3 Teacher Time Stealers And How To Speed Them Up

Every teacher knows that certain tasks like grading, lesson planning, copying, and communicating with parents can be time-consuming challenges. Streamline your regular teaching tasks with these time-efficient tips!

Use A Word On Third's 3 tips to boost your productivity in the classroom!

These 2 tips will help you grade less--or not at all--and still let you know your students' progress.

Teach your kids to be reflective learners by implementing a grading station. I ran across this simple productivity tip from Angela Watson, and I love it! Let's say your students complete some word problems. Simply create an answer key, make a few copies, and put them in a dedicated grading station area. Mine is just popped up on my easel with a magnet, but you might use a storage bin too. All you need to do is teach your kids the routines for using it. My kids know that they need to use marker rather than pencil so I can see the difference between what they knew and what they didn't know. After students grade their papers, have them hand them in.

I like this strategy for two reasons. First of all, it gives kids immediate feedback about how they are performing. Second of all, other than the obvious reason that it gives me less to grade, it helps to create a culture where learning is more important than being right or getting a certain grade. When you trust students with this, they see that. In my classroom, kids write how their thinking has changed (again, in marker) once they see correct answers on the answer key. If they can't explain it, I still know who needs reteaching. I couldn't love this more. I recommend keeping an eye on the grading station for the few kids who might need support with using it well--especially at the beginning!

An actual, real photograph of the completely unexaggerated amount of actual papers I used to grade each week.

Another tip from Sheila Jane that I love is just grading less. Let's say a math worksheet has 10 problems. Can you grade only 3 or 5? Sheila suggests that students highlight or circle a few problems at the end of a work period and then immediately turn it in. By not telling students which problems will be graded ahead of time, you prevent kids from only working hard on the problems they know will be checked.

You get to decide which problems to pick. I usually pick one of each problem type. Additionally, I look closer at the worksheets when one of the selected problems is wrong. I'll also look at students I'm concerned about too, but it's nice to not worry about looking over every problem on every sheet! If this gives you a panic attack, try just grading the evens or odds first.

Streamline your parent communication.

Every week, I send home a ONE PAGE newsletter describing what we do in class. One means it's faster for me to create and increases the likelihood that parents will have a chance read it. Even parents who want to read your pages and pages of updates might not get a chance to read them.

My newsletter includes important upcoming dates and reminders, a picture of something from the classroom that happened that week (either finished work or students in action), and a student-generated bulleted list of what we've been doing each week. We call this section the "Ask me about" section, so families should ask their student about what's on the newsletter. For example, one bullet on the list might say something like, "Ask me about how readers use text evidence and character observations to make predictions." You're showing parents exactly what kids have been taught, but you're encouraging meaningful conversations about school. Because the students generate the ideas, they are more willing to discuss those things too.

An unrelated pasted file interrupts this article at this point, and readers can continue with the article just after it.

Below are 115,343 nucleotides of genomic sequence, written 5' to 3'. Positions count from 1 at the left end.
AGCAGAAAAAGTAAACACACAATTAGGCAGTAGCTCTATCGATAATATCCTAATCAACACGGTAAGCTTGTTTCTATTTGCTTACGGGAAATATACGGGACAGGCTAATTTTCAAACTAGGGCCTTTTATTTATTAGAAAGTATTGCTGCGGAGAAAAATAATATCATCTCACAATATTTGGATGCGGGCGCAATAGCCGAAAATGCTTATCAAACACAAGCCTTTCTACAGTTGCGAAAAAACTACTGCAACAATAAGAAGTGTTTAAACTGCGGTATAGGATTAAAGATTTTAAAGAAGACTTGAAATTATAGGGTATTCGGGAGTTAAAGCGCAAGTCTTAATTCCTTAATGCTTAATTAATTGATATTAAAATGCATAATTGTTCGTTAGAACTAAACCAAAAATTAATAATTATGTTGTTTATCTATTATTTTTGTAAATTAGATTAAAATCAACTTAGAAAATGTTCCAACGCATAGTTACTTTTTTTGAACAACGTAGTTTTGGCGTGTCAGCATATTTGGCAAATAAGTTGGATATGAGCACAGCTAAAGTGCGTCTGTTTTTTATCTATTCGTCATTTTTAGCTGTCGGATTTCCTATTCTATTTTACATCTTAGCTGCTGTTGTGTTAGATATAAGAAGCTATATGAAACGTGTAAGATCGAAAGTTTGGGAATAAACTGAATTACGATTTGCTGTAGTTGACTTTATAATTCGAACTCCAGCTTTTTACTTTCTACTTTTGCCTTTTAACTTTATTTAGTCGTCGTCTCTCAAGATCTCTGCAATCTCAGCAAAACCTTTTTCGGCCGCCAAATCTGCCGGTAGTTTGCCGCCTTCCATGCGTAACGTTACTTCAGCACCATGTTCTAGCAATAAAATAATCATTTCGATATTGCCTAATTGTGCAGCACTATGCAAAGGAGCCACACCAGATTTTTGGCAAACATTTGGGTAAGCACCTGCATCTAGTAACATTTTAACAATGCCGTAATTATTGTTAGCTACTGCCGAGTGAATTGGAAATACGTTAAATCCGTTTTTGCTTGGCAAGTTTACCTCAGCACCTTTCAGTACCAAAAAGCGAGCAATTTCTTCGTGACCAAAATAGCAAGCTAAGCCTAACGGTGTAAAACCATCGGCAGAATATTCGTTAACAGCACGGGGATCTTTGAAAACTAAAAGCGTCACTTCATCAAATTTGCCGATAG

This has been a game changer for me. I do this in about 5 minutes each week now instead of agonizing over what to write/email home. It really strengthens your relationships with your students' families. You can make your own newsletter, or you can snag mine for less than 2 bucks so you don't have to. My templates can be used each week, and there's 7 for you to choose from. Click here to check it out or click on the picture below.

Chunk the tasks you know you have to do each week.

This one is super simple but super effective. Got copies to do? Do it all at once. I like putting copies I need in file folders marked with each day of the week, and on Fridays I make all my copies at once and then put them away for the upcoming week. I have a 5 drawer storage system--one for each day of the week--that saves my sanity. PS- If you go on Friday afternoons (or even Thursday afternoons), you probably won't have to deal with a line!!

Plan all of your reading lessons at one time so you get into the flow. Prep all of your math games at one time. Write all of your emails at one time (perhaps each day). I let mine wait until the end of the day every day, but I check once in the morning to make sure nobody has a change in dismissal. Chunking like tasks with like tasks will make you a very happy teacher!

What have you streamlined to save time? Is there a tip you really want to try? Please write a comment below to share your thoughts with me!

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